Under Section 9.333 of the UCC, the Possessory Lien Has Priority.  Section 9.333 and its Official Comment under the Texas version of the UCC states that "the possessory lien has priority over a security interest unless the possessory lien is created by a statute that expressly provides otherwise…the possessory lien takes priority, even if the statute has been construed judicially to make the possessory lien subordinate."  This means the bank’s lien, even if prior filed, is subordinate to the stableman’s lien.

WARNING–Courts May Follow Old Cases.  Even though the UCC is clear on this, a trial court in one of my cases found that the stableman’s lien was subordinate to a bank’s security interest.  The court cited Blackford v. Ryan, 61 S.W. 161 (Tex. Civ. App. 1901)(holding that a bank’s pre-existing security interest is superior to an agister’s lien when a horse was placed in a stable without the bank’s knowledge).  This case, as well as several other pre-1930 Texas cases with similar holdings, interpreted the common law agister’s lien and not the statutory lien under Section 70.003 of the then non-existent Property Code.  These cases were also decided before Texas adopted the UCC.  But the cases are still presented in Texas Jurisprudence and other legal treatises as being current law.  There are many cases that have found the possessory lien to be superior when it comes to garagemen keeping automobiles under Section 70.003, but no Texas cases involving stablemen.  Despite the current lack of appellate review on the issue, I think most courts will defer to the UCC and the car cases and hold that the stableman’s lien is superior.

In most states, trainers do not have an express statutory lien for unpaid training fees and training-related expenses unrelated to the care of horses such as show entry fees and hauling.  This means, unless a trainer has a written security agreement signed by the owner providing a lien on the horses in the event of nonpayment of training fees, the law is unclear as to whether a trainer can hold or sell the owner’s horse when training fees remain unpaid.  You need to check your state’s statutes, however, as some states’ stableman’s liens do expressly provide a lien for training services. Oklahoma’s stableman’s lien statute, for example, expressly includes a lien for training services.  You can find your state’s lien statutes on Equine Law and Horsemanship Safety.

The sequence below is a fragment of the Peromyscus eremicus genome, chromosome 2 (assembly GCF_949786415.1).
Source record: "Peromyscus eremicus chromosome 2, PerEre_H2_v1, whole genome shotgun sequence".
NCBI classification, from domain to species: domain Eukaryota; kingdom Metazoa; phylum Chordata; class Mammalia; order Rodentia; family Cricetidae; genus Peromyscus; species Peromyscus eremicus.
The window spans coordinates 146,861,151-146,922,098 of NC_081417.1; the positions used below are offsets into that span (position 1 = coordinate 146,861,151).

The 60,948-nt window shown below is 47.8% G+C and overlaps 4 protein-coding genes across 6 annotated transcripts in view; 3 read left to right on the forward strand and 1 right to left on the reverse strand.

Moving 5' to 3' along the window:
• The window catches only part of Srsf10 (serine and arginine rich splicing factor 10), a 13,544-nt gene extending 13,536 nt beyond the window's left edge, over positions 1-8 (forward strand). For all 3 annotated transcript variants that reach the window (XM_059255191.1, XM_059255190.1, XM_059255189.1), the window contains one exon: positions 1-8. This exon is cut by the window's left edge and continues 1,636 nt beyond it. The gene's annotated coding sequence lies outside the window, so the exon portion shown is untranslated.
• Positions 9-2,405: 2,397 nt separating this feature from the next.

What if My State Has a Stableman’s or Agister’s Lien Statute but No Trainer’s Lien?  Currently, every state except Rhode Island has a stableman’s or agister’s lien statute.  These statutes provide those who care for, board, pasture, or stable the horses of another with a lien on the horse if charges related to the care of the horse are not paid.  Charges related to the "care" typically include the monhtly board rate, supplements, wormer, vaccinations, farrier, and veterinary services paid or advanced by the caregiver on behalf of the owner, and other services related to the care, health, and maintenance of the horses.  See Carney v. Wallen, 665 N.W.2d 439 (Iowa Ct. App. 2003)(holding that a trainer who provided only training and did not also provide board or other services related to the "care" of the horses could not obtain a stableman’s lien because training services do not pertain to actions or services performed in the course of acting as a stable keeper).

Continue Reading Do Horse Trainers Have a Lien on Horses they Train for Unpaid Training Fees?